Sales consultant at PRD Coolangatta Sean Pallent says his agency is riding a wave not experienced for two years.
Sales consultant at PRD Coolangatta Sean Pallent says his agency is riding a wave not experienced for two years. Crystal Spencer

Tweed housing market heats up

FEARS of the global financial crisis have retracted and consumer confidence is back with a vengeance, according to Tweed real estate agents.

The housing market has had a boost in the past few months, with buyers and sellers emerging from the woodwork to give local real estate agents sales not experienced in two years.

But it is not just the Tweed reaping the benefits.

Australian Bureau of Statistics (ABS) yesterday released data showing the demand for home loans grew by more than five per cent in September in what appeared to have been a last-minute rush by first home buyers to secure the full benefit of a more generous housing grant.

Owner-occupier home loans jumped by a seasonally adjusted 5.1 per cent to 65,505 in September, ending two months of slowing demand.

The proportion of home loans granted to first time buyers was 26.1 per cent in September, up from 24.7 per cent in August.

NSW Real Estate Northern Rivers division director and Professionals Banora Point principal Carl Petersen said business in the area has been powering along in the past three months.

“There has been a good volume of sales,” Mr Petersen said.

“We’ve also had a surprising move towards houses above the $500,000 mark that wasn’t there six months ago.

Mr Petersen said sales had moved towards houses priced between $500,000 and $700,000.

“Some have cracked the $1 million mark,” he said.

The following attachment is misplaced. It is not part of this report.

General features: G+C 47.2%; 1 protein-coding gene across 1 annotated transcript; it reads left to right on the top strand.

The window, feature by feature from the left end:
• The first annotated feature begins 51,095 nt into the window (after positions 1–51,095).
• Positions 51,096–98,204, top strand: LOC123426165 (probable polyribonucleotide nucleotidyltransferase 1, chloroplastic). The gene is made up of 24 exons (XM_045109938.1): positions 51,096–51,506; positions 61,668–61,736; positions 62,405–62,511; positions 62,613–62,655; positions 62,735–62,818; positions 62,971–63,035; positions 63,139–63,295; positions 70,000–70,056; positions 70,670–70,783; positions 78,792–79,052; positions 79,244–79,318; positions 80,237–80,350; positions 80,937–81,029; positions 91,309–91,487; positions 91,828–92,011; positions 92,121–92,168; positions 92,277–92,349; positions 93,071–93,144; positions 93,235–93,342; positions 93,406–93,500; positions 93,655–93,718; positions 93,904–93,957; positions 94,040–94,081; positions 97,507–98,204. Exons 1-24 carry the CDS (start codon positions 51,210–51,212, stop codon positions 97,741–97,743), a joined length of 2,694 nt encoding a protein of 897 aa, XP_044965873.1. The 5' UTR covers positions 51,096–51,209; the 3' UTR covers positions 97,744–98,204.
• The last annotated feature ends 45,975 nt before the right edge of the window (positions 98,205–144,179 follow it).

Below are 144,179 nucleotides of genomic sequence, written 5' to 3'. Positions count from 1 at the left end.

“We were used to homes between the $300,000 and $450,000 range. Consumer confidence is back and people are starting to re-enter the market.”

Mr Petersen said he is expecting to see an increase in land sales next.

PRDnationwide Coolangatta agent Jason Abbott said his agency is riding a wave not experienced in years.

“We’re starting to sell the amount of properties we were selling back in 2007,” Mr Abbott said.

“It has been great.”

Mr Abbott said the telltale signs included more participation in weekend open homes and an increase in online enquiries about properties.

North Estate Agents principal Mark Humphries said the effects have been twofold.

“We have the sellers coming to the market that have been waiting and ready to test it out,” Mr Humphries said.

“Then we have the buyers coming in at all sectors.”

Mr Humphries said developers were also putting properties back on the market with corrective pricings.

On October 1 the federal government’s increased first home-owners grant was cut to $10,500 from $14,000 for established homes and to $14,000 from $21,000 for new properties.

The grant returns to its original $7,000 for both categories from January 1 next year.

Data from the ABS precedes the two interest rate increases made in October and last Tuesday.



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